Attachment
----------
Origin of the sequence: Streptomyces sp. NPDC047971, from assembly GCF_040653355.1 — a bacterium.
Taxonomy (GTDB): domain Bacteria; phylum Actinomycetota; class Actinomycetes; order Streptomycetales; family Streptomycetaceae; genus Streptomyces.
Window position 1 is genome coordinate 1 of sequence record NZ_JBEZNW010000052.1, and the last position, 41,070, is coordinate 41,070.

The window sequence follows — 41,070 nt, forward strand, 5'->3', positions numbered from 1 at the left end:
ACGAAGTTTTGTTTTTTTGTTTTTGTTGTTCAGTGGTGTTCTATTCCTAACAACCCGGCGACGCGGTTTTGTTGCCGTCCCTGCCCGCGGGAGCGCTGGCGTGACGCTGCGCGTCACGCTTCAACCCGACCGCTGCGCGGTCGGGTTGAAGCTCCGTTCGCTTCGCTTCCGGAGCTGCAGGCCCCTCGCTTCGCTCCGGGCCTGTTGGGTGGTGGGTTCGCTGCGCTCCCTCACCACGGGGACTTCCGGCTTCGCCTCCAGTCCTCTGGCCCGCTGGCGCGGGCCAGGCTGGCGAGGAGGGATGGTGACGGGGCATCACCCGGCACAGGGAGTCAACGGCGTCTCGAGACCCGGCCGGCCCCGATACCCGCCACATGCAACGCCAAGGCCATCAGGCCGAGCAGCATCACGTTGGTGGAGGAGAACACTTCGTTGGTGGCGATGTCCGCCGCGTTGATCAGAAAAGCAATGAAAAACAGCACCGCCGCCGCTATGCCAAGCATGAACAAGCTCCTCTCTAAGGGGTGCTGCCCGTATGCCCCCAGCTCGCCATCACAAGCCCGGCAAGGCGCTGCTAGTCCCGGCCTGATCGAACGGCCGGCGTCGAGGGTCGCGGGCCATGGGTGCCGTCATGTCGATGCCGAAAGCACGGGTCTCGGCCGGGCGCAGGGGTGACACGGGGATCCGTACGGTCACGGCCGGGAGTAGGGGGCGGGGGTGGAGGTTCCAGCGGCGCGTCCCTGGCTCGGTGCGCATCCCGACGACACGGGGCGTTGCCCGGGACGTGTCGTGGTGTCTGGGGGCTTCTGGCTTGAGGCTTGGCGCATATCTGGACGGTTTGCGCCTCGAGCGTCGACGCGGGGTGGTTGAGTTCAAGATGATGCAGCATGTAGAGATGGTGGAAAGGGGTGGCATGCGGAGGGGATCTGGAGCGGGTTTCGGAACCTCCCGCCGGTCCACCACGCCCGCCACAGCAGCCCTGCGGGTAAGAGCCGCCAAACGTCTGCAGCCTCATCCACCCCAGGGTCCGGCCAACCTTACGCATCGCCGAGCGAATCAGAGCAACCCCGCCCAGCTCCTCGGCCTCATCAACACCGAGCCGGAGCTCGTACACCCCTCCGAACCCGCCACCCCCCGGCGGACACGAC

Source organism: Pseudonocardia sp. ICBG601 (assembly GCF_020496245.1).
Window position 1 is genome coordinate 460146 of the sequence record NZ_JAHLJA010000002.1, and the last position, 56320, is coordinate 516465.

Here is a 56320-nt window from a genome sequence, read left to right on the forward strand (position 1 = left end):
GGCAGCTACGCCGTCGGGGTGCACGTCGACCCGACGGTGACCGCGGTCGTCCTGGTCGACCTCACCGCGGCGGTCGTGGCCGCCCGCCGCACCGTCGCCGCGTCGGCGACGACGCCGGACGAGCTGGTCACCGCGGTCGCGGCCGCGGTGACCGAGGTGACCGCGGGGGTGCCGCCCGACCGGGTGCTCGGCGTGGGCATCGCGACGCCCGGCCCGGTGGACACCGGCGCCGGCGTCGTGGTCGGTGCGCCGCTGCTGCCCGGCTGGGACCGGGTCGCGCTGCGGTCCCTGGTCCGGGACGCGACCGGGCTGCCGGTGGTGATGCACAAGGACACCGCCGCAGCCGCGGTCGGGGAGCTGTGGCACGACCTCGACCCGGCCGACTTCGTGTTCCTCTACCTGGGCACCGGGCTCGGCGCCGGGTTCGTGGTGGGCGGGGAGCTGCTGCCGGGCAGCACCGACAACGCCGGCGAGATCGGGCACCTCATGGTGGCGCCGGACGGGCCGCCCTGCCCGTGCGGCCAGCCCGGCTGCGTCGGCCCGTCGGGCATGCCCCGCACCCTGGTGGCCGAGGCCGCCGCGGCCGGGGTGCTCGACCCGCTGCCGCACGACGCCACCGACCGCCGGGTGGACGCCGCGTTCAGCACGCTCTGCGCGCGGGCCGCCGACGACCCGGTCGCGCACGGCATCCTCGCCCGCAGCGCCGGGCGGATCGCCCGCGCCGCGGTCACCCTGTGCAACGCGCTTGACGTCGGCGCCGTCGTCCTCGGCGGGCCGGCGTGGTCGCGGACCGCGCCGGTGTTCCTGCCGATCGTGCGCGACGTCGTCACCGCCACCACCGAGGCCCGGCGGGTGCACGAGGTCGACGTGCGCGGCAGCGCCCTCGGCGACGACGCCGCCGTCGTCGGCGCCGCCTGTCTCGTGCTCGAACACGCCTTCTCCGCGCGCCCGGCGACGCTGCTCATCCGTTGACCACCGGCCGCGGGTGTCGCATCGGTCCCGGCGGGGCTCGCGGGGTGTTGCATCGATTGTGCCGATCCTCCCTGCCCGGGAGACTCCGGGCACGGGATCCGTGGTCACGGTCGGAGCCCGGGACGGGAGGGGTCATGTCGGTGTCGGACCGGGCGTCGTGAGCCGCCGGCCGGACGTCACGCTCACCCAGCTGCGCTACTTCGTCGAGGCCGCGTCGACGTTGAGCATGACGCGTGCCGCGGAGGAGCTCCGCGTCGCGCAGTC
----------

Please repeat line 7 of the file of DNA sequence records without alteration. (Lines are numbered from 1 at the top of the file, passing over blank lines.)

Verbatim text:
Window position 1 is genome coordinate 460146 of the sequence record NZ_JAHLJA010000002.1, and the last position, 56320, is coordinate 516465.